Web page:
Nebraska bill would provide free school lunches to all public schools
OMAHA, Neb. (WOWT) - Across the state of Nebraska, thousands of low-income students qualify for free or reduced-cost school lunches and breakfasts.
“Studies show that when a child is hungry, it hinders their ability to focus and earn in the classroom,” says Nebraska Senator Machaela Cavanaugh at the legislative hearing for LB99, one of her priority bills.
Cavanaugh, who represents West Central Omaha, wants to take it a step further when it comes to school meals.
“LB99 would ensure that every public school student has a meal during the school day free of charge,” she adds.
If it becomes law, every student - regardless of their family’s income level - will receive free breakfasts and lunches in public schools.
Of those who testified in favor of the bill were 17-year-old Jennifer Solano, a student at Lincoln East High School.
Solano says she comes from a family of immigrants and has always qualified for free or reduced-cost meals at school. During the pandemic when meals were free for every student, Solano says it was a relief.
“During the 2021-2022 school year, when my father was the only one working, barely making any income and not getting any clients, my family knew they didn’t have to worry about us eating at least one meal because we got a free lunch at school,” she says.
Solano says the free meals at LPS stopped, and she’s hopeful Nebraska will join the list of states who offer free meals to every single student.
“If this was passed it would mean a lot because I would know that others would have the opportunity to go to school and fully learn and engage with others without having to worry about needing to get lunch money from their parents beforehand or going the whole day hungry.”
In the Omaha metro, the percentage of students who qualify for free or reduced-cost meals varies in each district:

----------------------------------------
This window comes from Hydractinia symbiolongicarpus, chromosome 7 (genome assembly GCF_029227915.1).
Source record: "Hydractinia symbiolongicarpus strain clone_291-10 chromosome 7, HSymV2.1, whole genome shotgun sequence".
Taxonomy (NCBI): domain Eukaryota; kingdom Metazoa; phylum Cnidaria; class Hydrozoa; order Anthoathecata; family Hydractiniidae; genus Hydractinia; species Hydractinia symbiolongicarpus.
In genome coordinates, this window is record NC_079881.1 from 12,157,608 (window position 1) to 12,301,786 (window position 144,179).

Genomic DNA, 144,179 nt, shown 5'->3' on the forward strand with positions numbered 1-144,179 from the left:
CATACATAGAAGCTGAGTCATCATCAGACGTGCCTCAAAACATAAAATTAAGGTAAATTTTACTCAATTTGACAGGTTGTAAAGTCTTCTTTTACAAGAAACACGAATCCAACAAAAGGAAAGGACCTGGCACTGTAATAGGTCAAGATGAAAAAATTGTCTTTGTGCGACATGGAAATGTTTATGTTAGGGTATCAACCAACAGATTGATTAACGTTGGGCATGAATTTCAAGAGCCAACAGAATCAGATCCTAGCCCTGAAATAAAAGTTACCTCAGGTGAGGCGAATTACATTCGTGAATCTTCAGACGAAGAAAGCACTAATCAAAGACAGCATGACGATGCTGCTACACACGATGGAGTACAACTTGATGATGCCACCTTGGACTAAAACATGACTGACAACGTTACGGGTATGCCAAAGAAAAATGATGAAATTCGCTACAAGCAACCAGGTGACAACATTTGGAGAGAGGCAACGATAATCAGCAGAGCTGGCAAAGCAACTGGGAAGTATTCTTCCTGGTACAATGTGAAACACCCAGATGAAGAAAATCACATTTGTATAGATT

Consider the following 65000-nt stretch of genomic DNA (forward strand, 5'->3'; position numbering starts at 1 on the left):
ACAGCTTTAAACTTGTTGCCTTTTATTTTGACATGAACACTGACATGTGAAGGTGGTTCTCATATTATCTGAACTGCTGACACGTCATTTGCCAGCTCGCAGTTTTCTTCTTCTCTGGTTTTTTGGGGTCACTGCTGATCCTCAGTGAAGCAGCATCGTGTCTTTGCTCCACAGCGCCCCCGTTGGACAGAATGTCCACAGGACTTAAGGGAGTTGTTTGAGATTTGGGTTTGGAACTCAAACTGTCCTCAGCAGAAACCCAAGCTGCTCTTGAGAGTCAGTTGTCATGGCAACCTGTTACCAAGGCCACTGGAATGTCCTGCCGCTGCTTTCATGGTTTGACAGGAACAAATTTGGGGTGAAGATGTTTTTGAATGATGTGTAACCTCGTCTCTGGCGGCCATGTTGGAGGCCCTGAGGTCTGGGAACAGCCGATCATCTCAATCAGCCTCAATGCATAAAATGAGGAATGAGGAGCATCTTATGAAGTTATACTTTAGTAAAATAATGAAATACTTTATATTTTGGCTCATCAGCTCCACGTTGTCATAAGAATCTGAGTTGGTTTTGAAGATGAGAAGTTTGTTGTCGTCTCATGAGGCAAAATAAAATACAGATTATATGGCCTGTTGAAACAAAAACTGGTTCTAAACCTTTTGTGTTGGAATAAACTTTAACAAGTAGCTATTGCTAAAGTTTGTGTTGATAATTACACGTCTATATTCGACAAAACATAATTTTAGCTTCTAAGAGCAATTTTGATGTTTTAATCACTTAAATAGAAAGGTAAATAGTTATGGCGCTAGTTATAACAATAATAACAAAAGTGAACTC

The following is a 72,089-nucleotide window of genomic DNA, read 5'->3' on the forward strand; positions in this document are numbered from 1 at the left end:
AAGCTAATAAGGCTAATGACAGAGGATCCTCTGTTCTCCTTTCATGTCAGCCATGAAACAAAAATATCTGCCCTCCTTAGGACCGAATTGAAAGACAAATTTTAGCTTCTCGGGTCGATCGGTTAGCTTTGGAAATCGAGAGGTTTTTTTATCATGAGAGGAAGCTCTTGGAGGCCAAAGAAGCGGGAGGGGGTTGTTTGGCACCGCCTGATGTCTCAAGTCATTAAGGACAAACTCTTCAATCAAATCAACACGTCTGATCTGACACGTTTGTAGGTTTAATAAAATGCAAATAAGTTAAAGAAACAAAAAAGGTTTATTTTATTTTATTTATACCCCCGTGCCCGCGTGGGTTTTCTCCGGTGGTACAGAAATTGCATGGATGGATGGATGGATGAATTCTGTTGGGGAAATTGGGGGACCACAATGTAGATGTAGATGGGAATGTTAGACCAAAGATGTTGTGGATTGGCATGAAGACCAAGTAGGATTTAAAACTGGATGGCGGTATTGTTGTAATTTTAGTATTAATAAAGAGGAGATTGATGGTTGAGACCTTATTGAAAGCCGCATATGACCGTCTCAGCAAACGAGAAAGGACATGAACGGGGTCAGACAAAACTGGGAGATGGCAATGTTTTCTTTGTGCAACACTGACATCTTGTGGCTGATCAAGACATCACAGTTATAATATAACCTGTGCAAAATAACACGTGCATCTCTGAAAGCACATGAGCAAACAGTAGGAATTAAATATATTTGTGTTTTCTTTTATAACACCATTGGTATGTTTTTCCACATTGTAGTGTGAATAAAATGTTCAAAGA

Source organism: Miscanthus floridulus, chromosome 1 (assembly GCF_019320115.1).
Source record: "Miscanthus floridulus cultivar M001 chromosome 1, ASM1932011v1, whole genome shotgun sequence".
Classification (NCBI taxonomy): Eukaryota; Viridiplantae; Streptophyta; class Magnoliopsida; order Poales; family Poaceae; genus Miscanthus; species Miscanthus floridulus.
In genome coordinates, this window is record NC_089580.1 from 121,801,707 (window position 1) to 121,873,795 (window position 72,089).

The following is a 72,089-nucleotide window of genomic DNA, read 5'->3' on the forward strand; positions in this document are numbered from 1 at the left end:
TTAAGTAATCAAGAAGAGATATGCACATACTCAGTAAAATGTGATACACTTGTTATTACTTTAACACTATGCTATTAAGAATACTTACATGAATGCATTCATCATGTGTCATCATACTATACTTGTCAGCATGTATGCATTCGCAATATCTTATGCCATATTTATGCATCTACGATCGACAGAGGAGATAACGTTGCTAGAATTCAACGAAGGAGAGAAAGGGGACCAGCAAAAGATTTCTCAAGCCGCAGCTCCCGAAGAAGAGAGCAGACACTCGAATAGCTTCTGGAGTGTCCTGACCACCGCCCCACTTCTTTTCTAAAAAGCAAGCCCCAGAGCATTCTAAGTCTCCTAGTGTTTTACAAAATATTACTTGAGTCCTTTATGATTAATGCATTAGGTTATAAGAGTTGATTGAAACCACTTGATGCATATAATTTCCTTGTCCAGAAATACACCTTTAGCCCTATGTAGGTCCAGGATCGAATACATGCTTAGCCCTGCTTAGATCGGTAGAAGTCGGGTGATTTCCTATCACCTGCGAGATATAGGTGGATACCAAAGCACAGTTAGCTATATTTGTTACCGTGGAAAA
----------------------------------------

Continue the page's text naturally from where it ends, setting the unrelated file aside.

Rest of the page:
The highest is Ralston at 52%, followed by Westside and Bellevue at 38.4% and 35%.
Papillion-La Vista is 27%, while Millard is 25%. The lowest numbers are in Elkhorn and Bennington at 9%, and Gretna at 8%.
Not on that list is Omaha Public Schools. The district already offers free meals to all students thanks to a federal program, the Community Eligibility Provision, which the district qualified for in December of 2021.
The CEP designation allows Omaha Public Schools to continue to offer free meals for enrolled students until the 2024-2025 school year. Other districts in the area don’t qualify for the program as of now, but educators say it makes a huge difference.
“When the CEP when into effect where I was working, you could feel the shift in school cafeteria culture, no one was worried about when they were going through the lunch line, kids were able to be kids, they were excited about the strawberry milk that was in stock, they grabbed their trays and sat down to eat a meal with their peers. I never had to hand out another slip of paper to a student or family that told them they owed money,” says educator Anahi Salazar.
Senator Cavanaugh tells the Education Committee that this is a step Nebraska needs to take in order to ensure a more successful future for kids in the state.
“I want to destigmatize the lunchroom for students that get bullied because they have to take the free meal that identifies their family as low income. Nebraska is a breadbasket of America and yet feeding America estimates one in six children in Nebraska are food insecure,” she says.
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